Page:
Building Resilience through Marketing in Construction
While the question about marketing budgets alone offers a range of possible conclusions about why construction marketing budgets remain buoyant, when viewed in combination with one of the other questions in our survey, it brings a much clearer picture into view.
We asked ‘How concerned are you about the impact of Brexit on your business and sales performance?’
The responses were startling:
Around 43 per cent stated that they are very concerned
Just over 28 per cent responded that they are concerned but feel well prepared
A further 28 per cent claimed not to be concerned at all
So what can we conclude from this? It seems clear that whether companies in the construction sector are concerned or confident about Brexit, they remain committed to investing in marketing.
Marketing spend can either be an indicator of construction market confidence or of a concerted effort to build resilience for difficult times ahead. Interestingly, this reflects the experience we’ve been having with current construction industry clients and new enquiries. The majority of the companies we work with are keen to capitalise on growth opportunities and ensure they don’t miss out by stepping back at a time when perceived confidence in your brand, your products/services and your long-term prospects are more critical than ever in a competitive construction market.
Where is Construction Marketing Spending Going?
So, we’ve established that construction sector spending on marketing remains healthy, despite the impact of Brexit uncertainty, but did our survey reveal anything in terms of trends in construction marketing spending?
Of course it did! We asked respondents to tell us which areas of marketing practice are the highest priority for their marketing spend. They were able to indicate more than one preference for this question and this is what we found:
The company website and SEO are the top priority for 53 per cent of construction companies
PR and social media, ranked even higher, with 60 per cent of respondents choosing this area of construction marketing
Brand strategy and marketing collateral like brochures are important to 32 per cent
Less than 15 per cent of respondents named events and exhibitions as a marketing priority
So what does this tell us? To the team at CME it’s clear that these responses are part of a continuing trend towards digital and content-led marketing activity for construction businesses, with time out of the business at exhibitions and the significant costs associated with events continuing to de-prioritise these tactics.
For us, there is always a clear rationale for combining face-to-face customer contact with content, PR and digital channels. One thing is certain, however, it’s essential to ensure your company is discoverable, searchable and engaging online, because this is an increasingly important part of every element of the sales and marketing process on construction; from creating brand awareness to generating leads and nurturing repeat business.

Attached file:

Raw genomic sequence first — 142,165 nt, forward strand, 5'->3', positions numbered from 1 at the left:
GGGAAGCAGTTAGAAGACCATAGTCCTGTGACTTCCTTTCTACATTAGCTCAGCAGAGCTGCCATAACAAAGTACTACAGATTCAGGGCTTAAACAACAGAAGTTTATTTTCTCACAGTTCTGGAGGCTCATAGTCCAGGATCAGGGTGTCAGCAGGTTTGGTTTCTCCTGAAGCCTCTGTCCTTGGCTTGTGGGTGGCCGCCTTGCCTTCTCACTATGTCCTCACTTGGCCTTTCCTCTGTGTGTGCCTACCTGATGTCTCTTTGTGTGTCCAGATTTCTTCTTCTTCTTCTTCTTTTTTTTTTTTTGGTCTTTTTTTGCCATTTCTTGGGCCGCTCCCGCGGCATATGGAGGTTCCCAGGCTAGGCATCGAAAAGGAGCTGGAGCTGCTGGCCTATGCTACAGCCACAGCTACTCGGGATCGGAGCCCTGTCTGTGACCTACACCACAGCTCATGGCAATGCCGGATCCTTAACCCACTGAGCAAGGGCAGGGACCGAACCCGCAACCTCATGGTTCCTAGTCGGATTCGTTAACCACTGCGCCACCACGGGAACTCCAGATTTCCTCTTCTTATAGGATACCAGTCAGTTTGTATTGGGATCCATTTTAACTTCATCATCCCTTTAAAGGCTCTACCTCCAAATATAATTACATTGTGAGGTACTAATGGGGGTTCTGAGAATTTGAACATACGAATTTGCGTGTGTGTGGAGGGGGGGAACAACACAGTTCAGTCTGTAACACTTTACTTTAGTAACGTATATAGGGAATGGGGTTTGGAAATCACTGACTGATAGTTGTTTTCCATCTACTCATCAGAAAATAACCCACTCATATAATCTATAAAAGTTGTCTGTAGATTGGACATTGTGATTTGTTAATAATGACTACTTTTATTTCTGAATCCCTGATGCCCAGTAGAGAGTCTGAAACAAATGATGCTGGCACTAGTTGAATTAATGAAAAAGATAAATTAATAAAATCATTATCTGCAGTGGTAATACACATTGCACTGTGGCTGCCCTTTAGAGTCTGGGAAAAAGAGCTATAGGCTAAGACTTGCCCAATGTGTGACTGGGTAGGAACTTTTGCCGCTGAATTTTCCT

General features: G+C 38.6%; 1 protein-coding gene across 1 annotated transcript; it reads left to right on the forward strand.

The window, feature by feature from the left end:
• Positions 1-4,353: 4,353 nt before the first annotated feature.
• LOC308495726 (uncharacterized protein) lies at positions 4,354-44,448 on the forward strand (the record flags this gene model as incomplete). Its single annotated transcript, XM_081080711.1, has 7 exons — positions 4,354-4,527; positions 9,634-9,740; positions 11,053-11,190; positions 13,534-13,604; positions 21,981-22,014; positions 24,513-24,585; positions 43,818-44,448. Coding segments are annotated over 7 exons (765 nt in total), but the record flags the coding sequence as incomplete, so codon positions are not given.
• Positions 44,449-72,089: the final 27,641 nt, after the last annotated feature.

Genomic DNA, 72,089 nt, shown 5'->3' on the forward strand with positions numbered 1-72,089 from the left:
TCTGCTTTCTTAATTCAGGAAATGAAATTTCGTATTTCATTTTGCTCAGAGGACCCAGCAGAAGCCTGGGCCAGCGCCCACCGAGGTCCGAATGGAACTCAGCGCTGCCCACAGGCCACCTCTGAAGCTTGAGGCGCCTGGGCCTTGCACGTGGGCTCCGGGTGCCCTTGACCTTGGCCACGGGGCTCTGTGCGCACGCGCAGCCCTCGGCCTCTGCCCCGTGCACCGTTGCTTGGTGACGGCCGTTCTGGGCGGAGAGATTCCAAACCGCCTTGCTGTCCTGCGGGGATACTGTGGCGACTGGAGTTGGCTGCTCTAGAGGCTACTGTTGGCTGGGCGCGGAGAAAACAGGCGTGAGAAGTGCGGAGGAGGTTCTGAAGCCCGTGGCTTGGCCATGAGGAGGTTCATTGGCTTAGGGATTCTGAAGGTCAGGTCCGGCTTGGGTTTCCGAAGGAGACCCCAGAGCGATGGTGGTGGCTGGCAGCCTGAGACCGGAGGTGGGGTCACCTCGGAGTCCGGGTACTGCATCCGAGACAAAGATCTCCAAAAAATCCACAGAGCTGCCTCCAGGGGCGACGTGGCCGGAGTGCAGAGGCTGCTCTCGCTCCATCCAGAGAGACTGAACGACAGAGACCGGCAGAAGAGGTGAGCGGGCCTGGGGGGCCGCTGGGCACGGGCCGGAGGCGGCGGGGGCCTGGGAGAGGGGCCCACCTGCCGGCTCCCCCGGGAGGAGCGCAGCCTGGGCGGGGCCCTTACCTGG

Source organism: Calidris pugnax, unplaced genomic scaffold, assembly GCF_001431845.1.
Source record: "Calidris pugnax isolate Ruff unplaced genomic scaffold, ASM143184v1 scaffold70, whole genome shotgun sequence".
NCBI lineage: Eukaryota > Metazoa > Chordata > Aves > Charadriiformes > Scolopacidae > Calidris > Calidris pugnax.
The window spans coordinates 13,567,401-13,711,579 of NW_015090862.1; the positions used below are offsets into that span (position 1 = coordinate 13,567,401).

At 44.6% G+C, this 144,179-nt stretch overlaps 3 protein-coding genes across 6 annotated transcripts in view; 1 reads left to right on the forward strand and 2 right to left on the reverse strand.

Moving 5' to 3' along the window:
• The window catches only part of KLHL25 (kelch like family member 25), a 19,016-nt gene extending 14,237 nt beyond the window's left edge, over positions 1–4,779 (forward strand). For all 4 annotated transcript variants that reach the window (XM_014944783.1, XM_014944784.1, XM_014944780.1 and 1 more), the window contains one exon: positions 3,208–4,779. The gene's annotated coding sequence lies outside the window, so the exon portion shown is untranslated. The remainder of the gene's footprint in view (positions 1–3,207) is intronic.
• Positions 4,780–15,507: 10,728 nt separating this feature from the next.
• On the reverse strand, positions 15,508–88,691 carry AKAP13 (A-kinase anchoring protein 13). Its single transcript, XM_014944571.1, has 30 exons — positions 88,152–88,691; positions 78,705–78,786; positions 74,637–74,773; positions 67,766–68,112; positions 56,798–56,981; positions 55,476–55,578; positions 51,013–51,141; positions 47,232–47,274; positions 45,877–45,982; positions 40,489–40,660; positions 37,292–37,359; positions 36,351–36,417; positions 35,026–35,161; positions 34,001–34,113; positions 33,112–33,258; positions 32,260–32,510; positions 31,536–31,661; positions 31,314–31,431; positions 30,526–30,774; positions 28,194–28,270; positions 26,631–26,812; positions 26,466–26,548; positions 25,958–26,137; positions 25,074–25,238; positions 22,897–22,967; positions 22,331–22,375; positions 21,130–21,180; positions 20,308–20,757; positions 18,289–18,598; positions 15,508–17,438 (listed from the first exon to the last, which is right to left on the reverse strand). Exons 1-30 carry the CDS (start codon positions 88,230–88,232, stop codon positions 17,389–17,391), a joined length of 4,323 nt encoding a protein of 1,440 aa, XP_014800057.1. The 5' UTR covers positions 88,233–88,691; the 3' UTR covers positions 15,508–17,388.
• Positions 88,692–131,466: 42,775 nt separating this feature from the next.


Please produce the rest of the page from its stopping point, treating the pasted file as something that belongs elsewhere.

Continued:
Our advice is always to consider what you want to achieve as a construction business and to let us design your tactical approach around that in order to deliver the right combination of activity to achieve the results you want. It’s all about engaging consistently with stakeholders at ever touchpoint and balancing your online and offline presence in a way that is meaningful and relevant to your target audience groups.
Regardless of whether Brexit uncertainty is a concern for your business or not, we can ensure that you maximise your construction marketing budget to remain ahead, whatever the months and years ahead may bring.
Why not get in touch and let us audit your marketing requirements as part of our free of charge proposal development process so that we can help you identify how your construction marketing budget could work harder for you and enable you to steal a march on the competition during these uncertain times?
CMExpertise Builds a Better Business
As a multi-award-winning construction marketing consultancy, we not only understand the built environment sector; we live and breathe it.
To market your business successfully, you need a partner that understands you. Only then can you build a better business.
That combination means that we can advise you on an effective marketing strategy for your construction sector business and implement it successfully to deliver tangible commercial results.
Meaning you can focus on what you do best, while we help build your business.
Working nationally across all elements of construction marketing, our client base includes main contractors, subcontractor specialists, architects, consultants, civils and groundworks companies and building products suppliers.
Our campaigns are based on market insights, creativity and an under-the-skin understanding of our clients. Our integrated marketing experience means our programmes deliver genuine value to your bottom line, with the right mix of tactics to fit your individual business needs.
Wherever you sit in the delivery chain, Construction Marketing Experts can help you build a better business.